No stopping Bert
Bert Newton is preparing to replace Alan Jones as President Roosevelt in Annie. Picture: Jeff Busby

After six decades of entertaining Australians, Bert Newton shows no sign of slowing down.

The 18-time Logie Award winner returns to the stage in Melbourne tonight, taking over the role of President Roosevelt from radio presenter Alan Jones in the touring production of Annie, which opens at the Burswood Theatre on August 24.

"I have always thought there are two ways you leave the industry that is show business, one is that it is your choice, whether that is health or other personal reasons, and the other is a tap on the shoulder," Newton told AAA.

"And so while the tap on the shoulder isn't happening and I am feeling good, I would like to keep going."

With two major health scares in the past year (a heart scare in Singapore in February and viral pneumonia last June), Newton said the irony wasn't lost on him that his new role saw him spend the show in a wheelchair.

"It is ironic - and that's what makes life and living so great," Newton said.

"I meant the real thing, a couple of months ago, wasn't the most fun in life but I got through it fortunately."

After almost three years touring with Wicked, Newton said he was looking forward to being back on stage without the same physical demands.

"It wasn't all that important to me to meet the choreographer," he said with a laugh. "The only time he is on his feet is during the curtain call.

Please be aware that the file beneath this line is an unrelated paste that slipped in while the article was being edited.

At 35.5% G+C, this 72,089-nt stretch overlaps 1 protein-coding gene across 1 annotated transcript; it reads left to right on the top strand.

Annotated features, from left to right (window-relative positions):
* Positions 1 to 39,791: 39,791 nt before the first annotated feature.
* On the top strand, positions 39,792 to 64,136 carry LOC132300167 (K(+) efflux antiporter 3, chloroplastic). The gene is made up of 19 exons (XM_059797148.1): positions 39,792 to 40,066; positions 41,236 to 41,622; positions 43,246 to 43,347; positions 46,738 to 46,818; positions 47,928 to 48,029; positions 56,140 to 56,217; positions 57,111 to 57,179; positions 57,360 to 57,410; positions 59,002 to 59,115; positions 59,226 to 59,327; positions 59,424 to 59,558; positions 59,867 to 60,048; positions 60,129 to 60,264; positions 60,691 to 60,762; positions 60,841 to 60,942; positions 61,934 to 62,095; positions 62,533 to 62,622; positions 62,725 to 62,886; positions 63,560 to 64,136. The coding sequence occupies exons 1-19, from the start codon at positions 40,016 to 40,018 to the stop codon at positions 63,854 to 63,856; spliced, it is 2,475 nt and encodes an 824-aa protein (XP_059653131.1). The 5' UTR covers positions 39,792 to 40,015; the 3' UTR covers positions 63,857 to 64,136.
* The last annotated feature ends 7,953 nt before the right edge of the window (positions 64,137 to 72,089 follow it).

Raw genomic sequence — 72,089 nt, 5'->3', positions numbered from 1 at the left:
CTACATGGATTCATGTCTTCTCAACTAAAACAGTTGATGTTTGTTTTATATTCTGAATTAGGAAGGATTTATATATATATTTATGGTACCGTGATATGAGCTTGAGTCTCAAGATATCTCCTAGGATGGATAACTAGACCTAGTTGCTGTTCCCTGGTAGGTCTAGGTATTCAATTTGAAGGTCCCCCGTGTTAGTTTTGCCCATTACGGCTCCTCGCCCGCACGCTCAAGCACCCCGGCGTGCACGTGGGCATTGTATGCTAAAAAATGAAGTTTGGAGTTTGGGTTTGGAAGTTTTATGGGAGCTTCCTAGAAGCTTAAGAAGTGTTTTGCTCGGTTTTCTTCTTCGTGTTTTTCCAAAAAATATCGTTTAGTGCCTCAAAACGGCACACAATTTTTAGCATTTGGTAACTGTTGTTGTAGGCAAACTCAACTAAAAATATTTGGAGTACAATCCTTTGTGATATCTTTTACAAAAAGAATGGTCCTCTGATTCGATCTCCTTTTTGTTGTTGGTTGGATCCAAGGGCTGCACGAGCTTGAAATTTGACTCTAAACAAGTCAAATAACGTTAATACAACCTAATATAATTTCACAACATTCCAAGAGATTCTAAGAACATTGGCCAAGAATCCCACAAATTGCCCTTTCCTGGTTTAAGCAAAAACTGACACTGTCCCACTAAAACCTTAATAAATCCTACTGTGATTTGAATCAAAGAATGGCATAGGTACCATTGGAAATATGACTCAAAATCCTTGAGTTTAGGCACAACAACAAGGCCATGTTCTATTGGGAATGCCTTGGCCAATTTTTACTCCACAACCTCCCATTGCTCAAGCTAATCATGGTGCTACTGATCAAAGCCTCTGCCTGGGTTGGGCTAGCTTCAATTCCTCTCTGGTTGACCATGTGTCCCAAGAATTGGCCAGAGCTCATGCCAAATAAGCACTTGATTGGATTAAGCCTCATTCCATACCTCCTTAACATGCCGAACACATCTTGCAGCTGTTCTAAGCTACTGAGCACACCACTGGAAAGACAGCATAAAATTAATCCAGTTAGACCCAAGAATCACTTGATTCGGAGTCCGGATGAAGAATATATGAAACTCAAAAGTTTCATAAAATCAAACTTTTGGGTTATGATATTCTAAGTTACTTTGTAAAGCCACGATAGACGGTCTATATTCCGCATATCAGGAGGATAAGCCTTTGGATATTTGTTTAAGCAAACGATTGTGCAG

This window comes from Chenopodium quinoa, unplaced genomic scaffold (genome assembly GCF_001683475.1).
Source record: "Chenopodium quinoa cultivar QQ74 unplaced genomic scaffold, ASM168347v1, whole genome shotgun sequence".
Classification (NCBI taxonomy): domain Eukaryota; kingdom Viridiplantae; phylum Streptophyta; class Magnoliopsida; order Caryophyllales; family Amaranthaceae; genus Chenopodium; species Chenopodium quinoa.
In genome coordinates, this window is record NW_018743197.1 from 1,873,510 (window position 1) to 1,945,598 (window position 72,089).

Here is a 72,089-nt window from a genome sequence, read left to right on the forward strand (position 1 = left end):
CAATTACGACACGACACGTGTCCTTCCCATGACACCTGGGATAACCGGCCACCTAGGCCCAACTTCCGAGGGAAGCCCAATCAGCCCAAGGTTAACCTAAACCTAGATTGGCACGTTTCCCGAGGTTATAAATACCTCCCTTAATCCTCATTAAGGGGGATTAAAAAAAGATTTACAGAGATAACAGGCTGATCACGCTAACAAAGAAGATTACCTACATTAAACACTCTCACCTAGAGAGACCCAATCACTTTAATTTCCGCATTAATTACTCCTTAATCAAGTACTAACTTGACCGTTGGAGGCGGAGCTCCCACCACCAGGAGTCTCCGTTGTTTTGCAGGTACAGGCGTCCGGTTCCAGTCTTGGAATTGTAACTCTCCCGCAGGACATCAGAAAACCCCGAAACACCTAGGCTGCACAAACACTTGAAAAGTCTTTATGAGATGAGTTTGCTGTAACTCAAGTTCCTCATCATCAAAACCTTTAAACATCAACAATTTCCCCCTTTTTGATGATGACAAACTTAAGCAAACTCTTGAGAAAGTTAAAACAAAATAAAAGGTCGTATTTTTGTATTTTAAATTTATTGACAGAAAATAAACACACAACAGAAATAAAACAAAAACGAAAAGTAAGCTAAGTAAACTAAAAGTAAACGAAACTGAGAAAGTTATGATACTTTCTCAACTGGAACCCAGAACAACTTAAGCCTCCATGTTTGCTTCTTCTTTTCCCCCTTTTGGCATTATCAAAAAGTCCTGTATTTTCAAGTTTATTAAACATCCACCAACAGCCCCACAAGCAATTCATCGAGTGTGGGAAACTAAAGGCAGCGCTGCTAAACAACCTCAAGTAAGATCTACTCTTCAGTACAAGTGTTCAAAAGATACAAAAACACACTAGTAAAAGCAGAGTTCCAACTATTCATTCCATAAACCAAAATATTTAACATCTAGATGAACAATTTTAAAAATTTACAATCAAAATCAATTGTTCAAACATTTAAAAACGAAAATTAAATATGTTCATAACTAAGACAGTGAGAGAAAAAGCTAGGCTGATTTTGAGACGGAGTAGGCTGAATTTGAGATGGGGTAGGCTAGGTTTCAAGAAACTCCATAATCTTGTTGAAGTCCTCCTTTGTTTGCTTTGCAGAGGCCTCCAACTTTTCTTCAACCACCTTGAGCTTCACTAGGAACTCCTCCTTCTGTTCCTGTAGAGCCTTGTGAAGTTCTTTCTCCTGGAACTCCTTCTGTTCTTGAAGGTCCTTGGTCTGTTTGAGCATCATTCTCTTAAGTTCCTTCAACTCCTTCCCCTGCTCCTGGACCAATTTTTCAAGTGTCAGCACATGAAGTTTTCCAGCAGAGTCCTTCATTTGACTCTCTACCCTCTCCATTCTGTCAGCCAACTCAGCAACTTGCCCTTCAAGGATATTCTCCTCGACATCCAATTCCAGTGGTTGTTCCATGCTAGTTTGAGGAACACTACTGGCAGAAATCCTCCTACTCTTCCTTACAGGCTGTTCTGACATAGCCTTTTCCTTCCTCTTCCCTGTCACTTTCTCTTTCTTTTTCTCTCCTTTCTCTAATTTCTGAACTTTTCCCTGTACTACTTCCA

"I have just had photographs taken with Alan where he is pushing me in a wheelchair and I said they are going to see these photographs in 30 or 40 years time and they are going to say 'Oh that's what happened to Newton - he was obviously paralysed and, by gosh, Alan Jones was his carer'."

The 74-year-old said that, during his month-long stay in Perth, he expected to be visited by his wife Patti and his daughter Lauren, son-in-law former swimmer Matt Welsh and their two children, including four-month-old Lola.

"I think they will be visiting Perth. It has been the light of my life, my grandchildren," he said with obvious pride.

Bert and Patti's troubled son Matthew is currently in the US under 24-hour supervision in a mental health facility, and he is listed to stand trial tomorrow on charges relating to incidents at a Miami restaurant and a hotel in April.

While he couldn't say much because of "legal matters" Bert said he was confident there would be a positive ending for Matthew in the future.

"I believe there is going to be the happy ending that we strive for, we pray for," he said. "It has not been easy... but the thing is you have to stay positive and, more importantly stay together and that is how Patti and I and the whole family approach it."

Even though he and his wife are in the public eye, Bert said he was often conflicted whether to speak out on the matter.

"In some ways it is a no-win situation because if you do say something you don't win and if you don't say something you don't win," he said.

"You have to remember that you are not approaching this as an entertainer, you approach a matter like this as a mother and father and that is what we are doing."

The West Australian

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